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The Freedmen's Bureau Online

Records of the Assistant Commissioner for the State of Arkansas
Bureau of Refugees, Freedmen and Abandoned Lands, 1865 - 1869
National Archives Microfilm Publication M979 Roll 52
"Miscellaneous Records 1865 - 1868"

Little Rock, Ark.
Nov. 24, 1866

Retained Copy of Report Relative to Treatment of Freedmen

Bureau Refugees, Freedmen and Abandoned Lands for Arkansas and Indian Territory
Little Rock, Ark. Nov. 24th, 1866


I have the honor to acknowledge the receipt of your communication of the 22d inst. requesting information relative to the "Treatment of Freedmen in this State." In reply thereto I respectfully submit the following.

As to the treatment of Freedmen by employers relative to settlement of contracts for labor. I will give the following extract from report of Major Watson, Supt. Jacksonport, under date of August 31st, who states, relative to counties in which there is no agent of this Bureau.

"In many instances the Freedmen having worked faithfully for their employers, are now being turned away without any compensation. These instances occur in localities so far distant from any agent that it is impossible to have such claims adjusted through the agency of the Bureau, and to make their claims through the Civil Authorities would be useless."

Capt. Cole at Camden reports July 31st of Union County. "I find affairs there deplorable in the extreme. Several Freedmen have been murdered under circumstances of great atrocity; others on the laying by of crops in which they were interested as remuneration for their labor, have been run away from their homes and their lives threatened if they returned or made complaint of it to this office. The feeling there against the Freedmen is most intense and bitter. In confirmation of these facts I have on file many affidavits containing testimony of the most incontrovertible characters."

Again, Sept. 30th, Capt. Cole reports: "There will in my opinion be very little chance for Freedmen to get their first dues from planters, unless they are compelled to come to the office of the Supt. when the settlement takes place. The people persist in trying to defraud the freedmen in every conceivable way."

Lt. Mix reports from Osceola, Mississippi County, in letter dated Oct. 31, 1866. "I have released three colored persons from slavery, one of whom was a woman having been held for the last three years without any pay or agreement for pay - her life having been threatened if she left. She was badly beaten and horse whipped several times, all of which is sworn to. The other two, man and wife, were under contract at fifteen (15) cents a day with their lives threatened if they attempted to leave the plantation."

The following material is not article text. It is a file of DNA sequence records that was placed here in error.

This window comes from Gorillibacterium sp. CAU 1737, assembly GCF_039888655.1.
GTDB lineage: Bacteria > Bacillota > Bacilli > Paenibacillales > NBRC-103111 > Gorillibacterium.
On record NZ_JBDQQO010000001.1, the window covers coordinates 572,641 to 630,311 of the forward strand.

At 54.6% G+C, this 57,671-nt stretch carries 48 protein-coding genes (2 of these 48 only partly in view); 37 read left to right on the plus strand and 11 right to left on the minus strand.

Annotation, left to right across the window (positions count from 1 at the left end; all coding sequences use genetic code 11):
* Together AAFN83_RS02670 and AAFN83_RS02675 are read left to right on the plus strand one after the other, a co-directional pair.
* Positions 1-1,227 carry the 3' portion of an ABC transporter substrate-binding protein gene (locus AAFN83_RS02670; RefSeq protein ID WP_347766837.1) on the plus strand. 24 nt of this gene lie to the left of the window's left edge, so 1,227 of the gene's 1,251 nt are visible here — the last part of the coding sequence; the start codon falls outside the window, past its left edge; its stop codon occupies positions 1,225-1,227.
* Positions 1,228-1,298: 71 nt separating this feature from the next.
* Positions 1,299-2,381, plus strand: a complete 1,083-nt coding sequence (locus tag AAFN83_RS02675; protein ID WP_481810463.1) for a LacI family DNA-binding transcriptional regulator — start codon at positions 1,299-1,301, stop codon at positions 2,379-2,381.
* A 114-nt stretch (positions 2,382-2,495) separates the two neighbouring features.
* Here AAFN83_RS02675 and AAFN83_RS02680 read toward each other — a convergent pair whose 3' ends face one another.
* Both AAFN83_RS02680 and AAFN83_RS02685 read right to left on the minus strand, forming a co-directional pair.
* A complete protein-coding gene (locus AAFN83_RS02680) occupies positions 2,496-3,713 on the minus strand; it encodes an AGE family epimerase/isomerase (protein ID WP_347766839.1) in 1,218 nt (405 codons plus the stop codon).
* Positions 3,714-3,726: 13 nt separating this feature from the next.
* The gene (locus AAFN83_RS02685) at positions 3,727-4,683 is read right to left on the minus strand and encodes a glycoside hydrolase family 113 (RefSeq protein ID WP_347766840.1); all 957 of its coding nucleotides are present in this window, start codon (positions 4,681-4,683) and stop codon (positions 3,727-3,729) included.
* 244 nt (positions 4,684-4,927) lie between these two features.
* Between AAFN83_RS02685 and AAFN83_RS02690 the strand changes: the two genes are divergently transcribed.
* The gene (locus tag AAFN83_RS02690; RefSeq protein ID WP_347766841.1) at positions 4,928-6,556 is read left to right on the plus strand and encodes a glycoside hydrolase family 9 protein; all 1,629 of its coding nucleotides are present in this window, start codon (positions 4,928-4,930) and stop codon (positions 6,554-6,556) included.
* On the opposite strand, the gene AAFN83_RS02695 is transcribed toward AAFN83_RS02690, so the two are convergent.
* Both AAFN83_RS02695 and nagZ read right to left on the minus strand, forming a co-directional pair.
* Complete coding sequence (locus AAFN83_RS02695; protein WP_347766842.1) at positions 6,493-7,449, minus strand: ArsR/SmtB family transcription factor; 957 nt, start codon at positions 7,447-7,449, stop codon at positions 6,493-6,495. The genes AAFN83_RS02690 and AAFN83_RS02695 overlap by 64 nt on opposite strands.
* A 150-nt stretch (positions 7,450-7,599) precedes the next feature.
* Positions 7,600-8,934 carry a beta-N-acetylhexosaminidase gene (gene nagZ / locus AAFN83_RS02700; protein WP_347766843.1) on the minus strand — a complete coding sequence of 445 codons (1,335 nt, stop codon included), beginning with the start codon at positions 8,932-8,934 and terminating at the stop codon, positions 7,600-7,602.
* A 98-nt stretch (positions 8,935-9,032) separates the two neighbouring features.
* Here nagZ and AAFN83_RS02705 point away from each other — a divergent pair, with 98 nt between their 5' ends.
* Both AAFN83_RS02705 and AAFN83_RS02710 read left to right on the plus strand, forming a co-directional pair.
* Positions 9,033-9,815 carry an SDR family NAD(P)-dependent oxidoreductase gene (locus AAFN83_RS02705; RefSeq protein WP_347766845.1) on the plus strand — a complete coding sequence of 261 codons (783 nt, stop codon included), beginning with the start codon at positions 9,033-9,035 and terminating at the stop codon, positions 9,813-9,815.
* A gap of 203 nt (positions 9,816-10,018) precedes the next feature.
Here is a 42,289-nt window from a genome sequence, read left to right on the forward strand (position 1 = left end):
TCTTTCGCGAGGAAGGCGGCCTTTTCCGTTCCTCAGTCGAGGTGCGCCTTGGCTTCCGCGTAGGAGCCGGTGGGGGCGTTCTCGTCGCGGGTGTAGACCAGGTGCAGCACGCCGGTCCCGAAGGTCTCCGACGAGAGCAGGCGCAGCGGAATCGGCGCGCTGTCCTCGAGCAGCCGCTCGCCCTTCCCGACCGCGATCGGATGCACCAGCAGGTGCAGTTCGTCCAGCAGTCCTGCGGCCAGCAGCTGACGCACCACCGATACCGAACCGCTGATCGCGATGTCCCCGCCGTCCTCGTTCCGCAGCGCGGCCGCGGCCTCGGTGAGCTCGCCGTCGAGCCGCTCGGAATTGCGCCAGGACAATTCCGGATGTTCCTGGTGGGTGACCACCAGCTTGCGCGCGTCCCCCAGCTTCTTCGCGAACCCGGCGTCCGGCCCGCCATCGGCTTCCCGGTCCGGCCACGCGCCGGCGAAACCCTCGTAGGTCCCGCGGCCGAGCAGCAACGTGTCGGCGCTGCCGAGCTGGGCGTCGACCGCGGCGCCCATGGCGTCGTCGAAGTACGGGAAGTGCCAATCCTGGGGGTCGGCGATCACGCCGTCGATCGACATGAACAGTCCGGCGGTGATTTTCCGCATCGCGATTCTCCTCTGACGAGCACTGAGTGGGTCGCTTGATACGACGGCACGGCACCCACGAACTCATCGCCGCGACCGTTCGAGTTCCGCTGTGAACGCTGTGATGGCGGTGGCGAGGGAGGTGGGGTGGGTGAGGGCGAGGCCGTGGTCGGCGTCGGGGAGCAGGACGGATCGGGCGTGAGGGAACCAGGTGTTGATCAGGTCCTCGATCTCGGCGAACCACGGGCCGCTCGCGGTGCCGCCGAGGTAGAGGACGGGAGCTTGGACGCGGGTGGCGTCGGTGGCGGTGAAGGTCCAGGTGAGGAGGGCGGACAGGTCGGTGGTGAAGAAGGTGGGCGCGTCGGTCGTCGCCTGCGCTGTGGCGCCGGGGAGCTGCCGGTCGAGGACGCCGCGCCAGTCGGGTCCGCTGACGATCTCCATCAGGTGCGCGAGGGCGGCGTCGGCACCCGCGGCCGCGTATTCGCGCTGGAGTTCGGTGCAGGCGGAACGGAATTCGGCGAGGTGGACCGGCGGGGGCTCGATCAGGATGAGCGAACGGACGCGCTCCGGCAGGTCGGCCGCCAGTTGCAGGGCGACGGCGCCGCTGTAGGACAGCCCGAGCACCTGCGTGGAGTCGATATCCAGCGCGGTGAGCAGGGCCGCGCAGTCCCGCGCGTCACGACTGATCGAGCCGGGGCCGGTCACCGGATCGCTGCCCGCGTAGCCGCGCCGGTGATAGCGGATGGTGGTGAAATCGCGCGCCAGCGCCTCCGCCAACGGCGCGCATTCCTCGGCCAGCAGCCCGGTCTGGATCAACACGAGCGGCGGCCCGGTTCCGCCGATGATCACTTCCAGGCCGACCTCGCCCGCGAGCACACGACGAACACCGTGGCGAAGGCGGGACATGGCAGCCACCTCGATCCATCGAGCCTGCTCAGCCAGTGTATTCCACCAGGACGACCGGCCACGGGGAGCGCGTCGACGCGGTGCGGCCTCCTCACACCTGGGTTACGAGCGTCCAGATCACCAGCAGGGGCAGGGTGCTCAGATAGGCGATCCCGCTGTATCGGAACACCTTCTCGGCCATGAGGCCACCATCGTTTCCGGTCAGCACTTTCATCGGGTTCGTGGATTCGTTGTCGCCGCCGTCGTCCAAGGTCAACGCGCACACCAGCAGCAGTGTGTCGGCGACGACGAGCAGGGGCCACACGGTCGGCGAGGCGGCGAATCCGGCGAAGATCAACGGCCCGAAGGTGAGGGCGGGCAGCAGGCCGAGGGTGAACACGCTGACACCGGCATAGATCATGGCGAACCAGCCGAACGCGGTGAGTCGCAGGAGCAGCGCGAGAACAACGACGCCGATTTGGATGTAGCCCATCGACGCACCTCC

Reports are being monthly received from nearly all sections of the States showing a disposition on the part of the employers to defraud the Freedmen out of their dues. The above extracts are given as illustrations.

The following is an extract from official reports of Bvt. Maj. Genl. Sprague, late Asst. Comr. dated Oct. 18th.

"I give it as my opinion that the Freedmen of Arkansas will be defrauded the present year out of fully one third of their just dues, doubtless there can be found men in every community who would scorn such baseness, but they are too few to make their scorn felt by the community at large."

In relation to the treatment the Freedmen receive from the local civil officers throughout the state, I will say that with few exceptions, justice is not impartially administered.

The civil officers of Helena and vicinity are exceptions. Bvt. Maj. Sweeney reports October 31st "the various justices, so far as I can learn, appear to be exercising the duties of their office with impartiality and justice. Any Freedmen can obtain legal redress as readily as white persons. Some of the oldest lawyers in Helena undertake their cases."

Outrages, assaults and murders committed upon the persons of Freedmen and women are being continually reported from nearly all sections of the States and a decided want of a disposition to punish the offenders apparently exists with the local civil officers and in the minds of the people. There have been (52) fifty-two murders of freed persons by white men in this state reported to this office in the past three or four months and no reports have been received that the murderers have been imprisoned or punished.

In some parts of the State, particularly in the Southeast and Southwest, Freedmen's lives are threatened if they report their wrongs to the Agent of this Bureau, and in many instances the parties making reports are missed and never heard of afterwards. It is believed that the number of murders above reported is not half the number actually committed during the time mentioned.

I am very respectfully
Your Obt. Servt.
(name left blank)
Bvt. Major Genl. U. S. A.
Asst. Commissioner

Asst. Adjt. General
In absence of the General